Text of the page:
Busting the bias against US securitized
In his 2024 investment outlook, Head of U.S. Securitized Products John Kerschner seeks to identify and debunk the biases that keep some investors from considering an allocation to U.S. securitized fixed income.
10 minute read
- In the aftermath of the Global Financial Crisis (GFC), many investors have eschewed U.S. securitized assets out of fear of a repeat of what happened in 2008.
- While securitization played a meaningful role in the GFC, the full story is more nuanced, and the conclusions to be drawn are more balanced. In our view, investors’ aversion to securitized is founded on bias, not fact, and can potentially lead to suboptimal investment decision making.
- We believe that securitized sectors have much to offer investors by way of improved diversification, unique interest-rate and credit spread exposure, and access to debt instruments that encompass the broad U.S. economy.
To be a successful investor, it is essential to base our decisions on facts and a rational investment philosophy. In contrast, biases (irrational assumptions or beliefs that can cloud our judgement) may compromise our ability to make good investment decisions.
One of the most striking biases we notice in our work with investors is an aversion to securitized assets within their fixed income allocations. (Even hearing the word “securitized” makes some investors run for the proverbial hills!) As a result, many investors may have significant underweight allocations to securitized assets.
Below we aim to highlight the top 10 false beliefs that tend to result in this bias and offer what we believe is a clearer, fact-based picture of the U.S. securitized market.
1. Securitized bonds are riskier than corporate bonds.
This is the most common misconception we come across when discussing the securitized market with investors – that securitized is inherently more risky than corporate bonds.
Each fixed income sector may include bonds across the risk spectrum: The corporate universe includes bonds that are rated AAA through CCC, and the same holds true for securitized sectors. As such, it would be inaccurate to label an entire sector as being riskier than another without a comparison of their credit ratings and risk exposures.
Despite the common misconception that they are riskier than corporate bonds, securitized indices exhibit higher average credit ratings than their corporate counterparts, as shown in Figure 1.
Figure 1: Fixed income sectors by credit rating
Securitized indices generally exhibit stronger credit quality than investment-grade (IG) corporates.
Source: Bloomberg, as of 1 December 2023. Indices used to represent asset classes: AAA CLOs = J.P. Morgan CLO AAA Index, ABS = Bloomberg U.S. Aggregate Asset Backed Securities Index, CMBS = Bloomberg U.S. Commercial Mortgage Backed Securities Investment Grade Index, MBS = Bloomberg U.S. Mortgage Backed Securities Index, IG corporates = Bloomberg U.S. Corporate Bond Index.
2. I don’t trust the credit ratings.
Ironically, some investors are more comfortable owning a BBB corporate bond than a AAA collateralized loan obligation (CLO).
This bias stems somewhat from the role that credit rating agencies played in the Global Financial Crisis (GFC) by giving AAA ratings to securities filled with risky subprime mortgages. As a result, many investors still do not trust the credit ratings on securitized assets.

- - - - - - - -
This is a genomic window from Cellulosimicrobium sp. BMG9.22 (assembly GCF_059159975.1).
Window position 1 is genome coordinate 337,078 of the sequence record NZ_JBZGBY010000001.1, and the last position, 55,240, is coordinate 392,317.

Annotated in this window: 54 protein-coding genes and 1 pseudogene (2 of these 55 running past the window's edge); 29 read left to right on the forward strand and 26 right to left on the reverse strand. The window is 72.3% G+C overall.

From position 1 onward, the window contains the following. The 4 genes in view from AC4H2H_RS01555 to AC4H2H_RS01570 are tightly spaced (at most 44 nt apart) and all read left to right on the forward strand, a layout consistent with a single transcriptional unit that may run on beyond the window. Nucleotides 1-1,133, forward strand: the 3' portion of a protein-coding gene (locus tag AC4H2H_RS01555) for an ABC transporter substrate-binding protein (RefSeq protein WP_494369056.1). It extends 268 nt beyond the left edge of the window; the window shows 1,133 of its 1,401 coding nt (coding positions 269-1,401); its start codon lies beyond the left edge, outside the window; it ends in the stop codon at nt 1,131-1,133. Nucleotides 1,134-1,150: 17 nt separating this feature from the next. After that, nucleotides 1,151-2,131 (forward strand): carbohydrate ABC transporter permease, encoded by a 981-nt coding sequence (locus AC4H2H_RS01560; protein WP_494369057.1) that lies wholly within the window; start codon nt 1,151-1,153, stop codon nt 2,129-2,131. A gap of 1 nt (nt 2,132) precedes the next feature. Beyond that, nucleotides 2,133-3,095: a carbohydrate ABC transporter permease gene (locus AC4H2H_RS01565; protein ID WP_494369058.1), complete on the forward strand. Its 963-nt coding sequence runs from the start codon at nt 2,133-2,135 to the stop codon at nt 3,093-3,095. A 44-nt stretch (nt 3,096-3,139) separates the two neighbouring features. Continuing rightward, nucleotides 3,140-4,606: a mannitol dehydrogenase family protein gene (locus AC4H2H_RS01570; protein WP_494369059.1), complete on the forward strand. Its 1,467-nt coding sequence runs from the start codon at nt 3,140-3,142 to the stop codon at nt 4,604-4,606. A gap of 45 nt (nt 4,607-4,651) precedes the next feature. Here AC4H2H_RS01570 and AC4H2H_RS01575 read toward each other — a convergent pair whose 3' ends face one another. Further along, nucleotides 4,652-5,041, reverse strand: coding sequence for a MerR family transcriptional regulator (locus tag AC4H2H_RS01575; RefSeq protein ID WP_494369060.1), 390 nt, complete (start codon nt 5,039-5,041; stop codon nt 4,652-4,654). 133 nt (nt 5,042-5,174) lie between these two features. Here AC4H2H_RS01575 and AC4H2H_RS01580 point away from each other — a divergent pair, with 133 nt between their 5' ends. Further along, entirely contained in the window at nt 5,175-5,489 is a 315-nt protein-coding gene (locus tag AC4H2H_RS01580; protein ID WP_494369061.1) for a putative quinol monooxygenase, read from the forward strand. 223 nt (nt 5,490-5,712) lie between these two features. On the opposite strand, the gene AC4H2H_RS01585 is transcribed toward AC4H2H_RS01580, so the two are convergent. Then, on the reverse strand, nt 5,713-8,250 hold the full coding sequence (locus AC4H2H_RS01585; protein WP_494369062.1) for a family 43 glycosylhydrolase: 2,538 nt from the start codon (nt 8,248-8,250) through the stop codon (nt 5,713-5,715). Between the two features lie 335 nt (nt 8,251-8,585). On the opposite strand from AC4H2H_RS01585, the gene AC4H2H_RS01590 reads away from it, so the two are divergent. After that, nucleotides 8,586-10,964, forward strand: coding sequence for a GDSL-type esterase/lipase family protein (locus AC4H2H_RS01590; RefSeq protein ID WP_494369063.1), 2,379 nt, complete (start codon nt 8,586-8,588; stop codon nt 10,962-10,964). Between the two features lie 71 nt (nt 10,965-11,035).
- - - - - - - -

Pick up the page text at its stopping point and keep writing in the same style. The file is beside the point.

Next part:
While the rating agencies were at fault back in 2008, one should also consider what was taking place in lending markets leading up to the GFC.
First, mortgage lenders were making huge numbers of risky (and often illegal) subprime loans to unqualified buyers. Second, the rating agencies faced a significant challenge in that subprime mortgages did not exist in securitizations before the year 2000, so they had no track record to work from in calibrating their models when subprime lending ballooned. Third, until the GFC, the U.S. housing market had not experienced a year of negative home price growth since the Great Depression, so rating agencies’ models were not adjusted to factor in an eventual fall of over 30% in home prices.
Following 2008, lending standards tightened up immensely (anyone who has applied for a mortgage can attest to this), and models now incorporate more conservative assumptions regarding home prices and default rates.
In our view, credit ratings on securitized sectors carry the same level of integrity as ratings on corporate or government debt, and investors need not be skeptical of the ratings on securitized sectors due to what took place during the GFC.
3. Securitization caused the 2008 financial crisis.
It is true that securitization played a leading role in the GFC – if not for securitization, the crisis would not have reached the dire levels it did. However, as mentioned above, the bigger issue was fraudulent lending, which led to the poor quality of the underlying mortgage loans that were going into securitizations, coupled with the inability of rating agencies to correctly evaluate their risk. Following industry reform, we think the risk of a recurrence of this situation within the securitized space is low.
While there were issues with ratings on MBS during the GFC, the agencies largely got their ratings right in other securitized sectors. For example, no auto asset-backed security (ABS) bond has ever defaulted going back to the late 1990s, and there were no impairments to investment-grade CLOs through the GFC.